Interviewing is the process during which an interviewer or interviewers ask questions of an interviewee. The aim is to ascertain information for a particular purpose. Interviewing may be conducted according to multiple formats, in a range of settings, and for different reasons.

In today's competitive market the way a candidate masters an interview is crucial. Preparation is essential. Prospective employees are advised to have as thorough an understanding of the company as possible, to gain a clear sense of the future employer's needs and goals. Appropriate dress is always important.

Preparation involves being familiar with the types of questions that might be posed. Researching these questions, having well-prepared answers and rehearsing for the interview process is helpful. Delivering answers related to strengths and weaknesses often requires adequate preparation. Additionally, it is useful to practice for the eventuality that unexpected questions may arise, and be able to know how to manage these situations. The language one uses is also important. Candidates are advised to use language that is clear, appropriate and in consonance with the environment, particularly when presenting a professional image. There are certain questions that are deemed illegal in many states, such as inquiring from a potential employee his or her age or marital status.

When interviewing for an employment related position or acceptance into a course of study, it is generally expected that the interviewee will have questions pertaining to the job or institute of learning. Candidates are advised to be prepared regarding what they would like to ask.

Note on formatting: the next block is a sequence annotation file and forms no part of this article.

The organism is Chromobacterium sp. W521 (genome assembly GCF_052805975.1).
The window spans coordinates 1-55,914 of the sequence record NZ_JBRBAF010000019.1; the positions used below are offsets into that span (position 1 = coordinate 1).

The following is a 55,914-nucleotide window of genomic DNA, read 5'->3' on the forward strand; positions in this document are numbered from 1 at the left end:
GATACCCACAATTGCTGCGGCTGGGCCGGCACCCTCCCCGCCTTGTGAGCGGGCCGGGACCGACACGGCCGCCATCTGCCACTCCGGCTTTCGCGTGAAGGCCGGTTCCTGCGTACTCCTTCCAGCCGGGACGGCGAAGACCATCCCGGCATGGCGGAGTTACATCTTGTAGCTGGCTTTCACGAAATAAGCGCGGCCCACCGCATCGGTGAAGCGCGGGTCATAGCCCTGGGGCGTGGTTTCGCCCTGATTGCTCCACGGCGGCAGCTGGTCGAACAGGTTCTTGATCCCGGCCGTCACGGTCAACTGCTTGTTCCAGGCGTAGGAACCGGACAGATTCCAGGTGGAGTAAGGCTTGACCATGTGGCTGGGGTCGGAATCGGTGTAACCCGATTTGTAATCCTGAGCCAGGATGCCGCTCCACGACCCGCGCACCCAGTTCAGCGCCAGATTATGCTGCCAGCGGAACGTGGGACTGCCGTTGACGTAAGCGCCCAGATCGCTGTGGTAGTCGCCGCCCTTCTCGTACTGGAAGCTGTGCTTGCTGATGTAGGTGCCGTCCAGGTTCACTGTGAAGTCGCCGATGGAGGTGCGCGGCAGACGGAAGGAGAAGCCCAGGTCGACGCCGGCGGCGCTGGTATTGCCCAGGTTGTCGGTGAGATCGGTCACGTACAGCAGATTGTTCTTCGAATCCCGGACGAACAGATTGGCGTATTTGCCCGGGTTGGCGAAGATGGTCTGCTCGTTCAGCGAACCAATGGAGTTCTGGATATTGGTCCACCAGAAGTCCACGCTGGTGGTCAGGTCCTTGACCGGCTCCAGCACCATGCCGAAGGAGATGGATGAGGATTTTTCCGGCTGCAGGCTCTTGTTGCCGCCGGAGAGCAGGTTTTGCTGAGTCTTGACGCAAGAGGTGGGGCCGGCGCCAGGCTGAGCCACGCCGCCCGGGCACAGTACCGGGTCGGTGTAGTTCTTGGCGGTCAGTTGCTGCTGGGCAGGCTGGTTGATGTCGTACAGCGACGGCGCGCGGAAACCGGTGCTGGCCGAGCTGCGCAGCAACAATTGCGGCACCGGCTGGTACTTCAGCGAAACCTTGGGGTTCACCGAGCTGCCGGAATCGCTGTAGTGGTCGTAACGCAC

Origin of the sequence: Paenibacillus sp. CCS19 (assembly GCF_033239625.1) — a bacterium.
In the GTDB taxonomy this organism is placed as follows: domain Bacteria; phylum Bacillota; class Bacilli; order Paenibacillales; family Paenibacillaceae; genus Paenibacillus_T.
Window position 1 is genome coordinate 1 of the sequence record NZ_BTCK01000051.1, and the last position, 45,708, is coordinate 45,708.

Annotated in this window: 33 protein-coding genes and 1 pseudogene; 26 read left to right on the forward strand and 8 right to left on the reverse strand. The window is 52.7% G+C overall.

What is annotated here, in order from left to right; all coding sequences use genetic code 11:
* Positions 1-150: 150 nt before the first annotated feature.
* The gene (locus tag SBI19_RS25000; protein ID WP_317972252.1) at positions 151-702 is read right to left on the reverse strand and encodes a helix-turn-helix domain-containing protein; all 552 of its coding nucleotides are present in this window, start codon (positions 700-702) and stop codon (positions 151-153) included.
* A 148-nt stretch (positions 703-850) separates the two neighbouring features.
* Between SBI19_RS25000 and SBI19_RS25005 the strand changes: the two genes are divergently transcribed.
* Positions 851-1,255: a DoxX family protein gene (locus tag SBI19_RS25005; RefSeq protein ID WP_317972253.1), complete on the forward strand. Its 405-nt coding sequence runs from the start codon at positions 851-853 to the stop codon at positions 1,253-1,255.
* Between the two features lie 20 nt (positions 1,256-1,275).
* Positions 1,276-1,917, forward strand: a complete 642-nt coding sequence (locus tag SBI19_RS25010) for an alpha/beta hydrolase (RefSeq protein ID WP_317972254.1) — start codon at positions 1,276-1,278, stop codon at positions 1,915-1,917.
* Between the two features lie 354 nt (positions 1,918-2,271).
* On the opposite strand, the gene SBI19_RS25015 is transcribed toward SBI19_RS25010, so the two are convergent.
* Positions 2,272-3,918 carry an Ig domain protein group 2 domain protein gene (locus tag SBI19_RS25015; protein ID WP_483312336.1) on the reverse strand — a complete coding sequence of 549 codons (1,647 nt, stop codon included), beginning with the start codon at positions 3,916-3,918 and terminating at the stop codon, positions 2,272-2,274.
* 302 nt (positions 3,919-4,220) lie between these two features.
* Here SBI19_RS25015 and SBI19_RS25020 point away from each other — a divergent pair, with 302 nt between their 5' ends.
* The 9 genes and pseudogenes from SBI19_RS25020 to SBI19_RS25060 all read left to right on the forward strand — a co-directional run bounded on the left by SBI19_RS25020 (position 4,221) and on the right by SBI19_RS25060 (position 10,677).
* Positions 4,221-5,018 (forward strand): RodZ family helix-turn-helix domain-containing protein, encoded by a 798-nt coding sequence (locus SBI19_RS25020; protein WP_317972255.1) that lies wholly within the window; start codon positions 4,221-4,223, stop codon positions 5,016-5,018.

In most instances an interview takes place following an initial form of communication or correspondence. This may comprise an introductory phone call or email by either party. A resume and cover letter are often prerequisites prior to the interview itself, and prepare the way toward a broader picture of the person's background, qualifications and experience. Students are often asked to write an autobiographical outline, including stating why they wish to pursue a particular academic route. The information gleaned as part of the application facilitates the interviewer's overall assessment.

Lists of standard questions are available on many online sites. At the same time, there are questions to be avoided. Appropriate manner and behavior is a significant aspect of the interrelationship occurring between parties during the interview. Both during the interview and outside of it, it is important to present the image that best suits the position. Thus, if someone is applying for a job and expecting to be called by a professional organization, it is worthwhile to consider the type of voicemail message that exists on one's phone. Likewise the proliferation of social media networks has created a need to ascertain appropriateness of personal information placed on public web pages.

Interviews generally take place in person as a conversation between the interviewer and the person being interviewed. An interview may occur over the telephone. In the present digital era it is common for interviews to be performed through video conferencing technology online.

Interviews may be carried out in a formal or an informal manner. The tone is set by the interviewer.